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The matter of validity: can you trust the trust deed?

26 August 2013   (0 Comments)
Posted by: Author: Trinette Hartley
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Author: Trinette Hartley (Sanlam)

You may have complied with all the requirements of creating a valid trust but how effective, practical and up to date is the trust deed?

Was it correctly drafted in the first place or will the person who drafted the deed, when called upon during a dispute, testify that a detrimental statement relied upon by the counter party is "without any meaning and was never intended to form part of the document” and that it "unintentionally found its way into the draft” because he "slavishly copied a precedent without realising that the statement was inapposite to the deed that he prepared”.

How will you know whether your trust is effective, practical and up to date?  How can you tell whether there are any "unintended” clauses that were "slavishly copied” into your trust deed?

The best way of ensuring peace of mind is to have the trust deed reviewed by a qualified trust practitioner.  This person will go through the trust deed and compile a comprehensive trust audit report setting out any problem areas and making the necessary recommendations in order to address those problem areas.

There are many potential problem areas, but the following will give you an idea of what to look for next time you read through your trust deed:  

  •   If the founder was a non-related party, does the trust deed provide him with certain rights (or benefits)?  If so, this is probably the result of a drafter copying a precedent that was created for those cases where the founder is a family member (or even one of the trustees).  An example would be where the intestate heirs of the neighbour’s cousin’s friend will benefit at termination of the trust – because the trust deed provides for the founder’s intestate heirs to benefit at termination.  Another example would be where the trust deed provides that the founder (who is not even a trustee) cannot be removed from his office as trustee. .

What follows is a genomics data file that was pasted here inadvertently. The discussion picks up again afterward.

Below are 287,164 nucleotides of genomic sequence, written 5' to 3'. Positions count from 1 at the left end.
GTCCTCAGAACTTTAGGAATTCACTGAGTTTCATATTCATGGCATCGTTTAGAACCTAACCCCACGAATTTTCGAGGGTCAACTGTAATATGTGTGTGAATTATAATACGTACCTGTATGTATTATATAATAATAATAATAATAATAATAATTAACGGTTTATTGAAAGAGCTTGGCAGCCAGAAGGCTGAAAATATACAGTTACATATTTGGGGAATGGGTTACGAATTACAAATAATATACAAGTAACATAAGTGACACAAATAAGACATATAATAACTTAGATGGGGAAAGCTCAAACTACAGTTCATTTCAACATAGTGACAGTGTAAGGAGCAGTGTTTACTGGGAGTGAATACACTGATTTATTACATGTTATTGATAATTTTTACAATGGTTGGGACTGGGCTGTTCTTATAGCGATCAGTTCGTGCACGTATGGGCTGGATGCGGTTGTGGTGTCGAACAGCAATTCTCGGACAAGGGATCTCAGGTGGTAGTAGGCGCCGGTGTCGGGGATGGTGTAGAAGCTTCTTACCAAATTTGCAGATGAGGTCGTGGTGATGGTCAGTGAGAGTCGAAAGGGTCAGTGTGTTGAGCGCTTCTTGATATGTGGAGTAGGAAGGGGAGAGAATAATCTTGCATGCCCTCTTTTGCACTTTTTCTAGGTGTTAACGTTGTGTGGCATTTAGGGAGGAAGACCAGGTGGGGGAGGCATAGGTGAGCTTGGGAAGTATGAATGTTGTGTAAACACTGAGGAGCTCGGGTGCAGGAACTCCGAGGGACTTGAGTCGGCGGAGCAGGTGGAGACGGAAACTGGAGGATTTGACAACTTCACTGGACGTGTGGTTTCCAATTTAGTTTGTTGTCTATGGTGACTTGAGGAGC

•  Do the trustees have the power to nominate beneficiaries of their own choice from outside a defined group or class of beneficiaries?  One of the requirements of a valid trust is that the beneficiaries should be determined or determinable.  By giving the trustees the power to nominate "any other person” as trustee, the object of the trust becomes very vague and the trustees can literally add any person to the group of beneficiaries.
  •   Does the trust deed provide one of the trustees with excessive powers?  These powers may include the power to singlehandedly appoint and dismiss trustees, to nominate beneficiaries of his choice or to veto certain decisions.  
  •  Are the trust objectives and distribution clauses clear?  Capital gains tax and income tax benefits are often unintentionally restricted.
  • Does the trust deed contain an early termination clause?  Continuity is one of the benefits of a trust – the termination date should therefore be in the discretion of the trustees.   
  • Has the trust deed been amended at some stage?  Has any beneficiary accepted benefits from the trust before those amendments were made?  If so, the trust deed cannot be amended without the consent of that beneficiary and any amendments that have been made without such consent, will be invalid.  

If you’ve identified any of the abovementioned pitfalls or any other provisions that made you uneasy, you should consider having the trust deed reviewed by a professional.  Not only will a professionally drafted audit report expose the potential pitfalls in your trust deed, but it will also be a useful exercise in the proper management of the trust.  The first step in properly managing a trust is to read and understand the provisions of the trust deed.  This exercise will cause the trustees to read the trust deed, to question any provisions that they don’t understand and to understand those provisions going forward.


If you are not sure about the validity of your trust, it is advisable to contact a qualified trust practitioner who will be able to determine whether the trust was validly created and, where there is a problem with the validity, be able to provide a solution.


Section 240A of the Tax Administration Act, 2011 (as amended) requires that all tax practitioners register with a recognized controlling body before 1 July 2013. It is a criminal offense to not register with both a recognized controlling body and SARS.


The Act requires that a minimum academic and practical requirments be set to register with a controlling body. Click here for the minimum requirements of SAIT.

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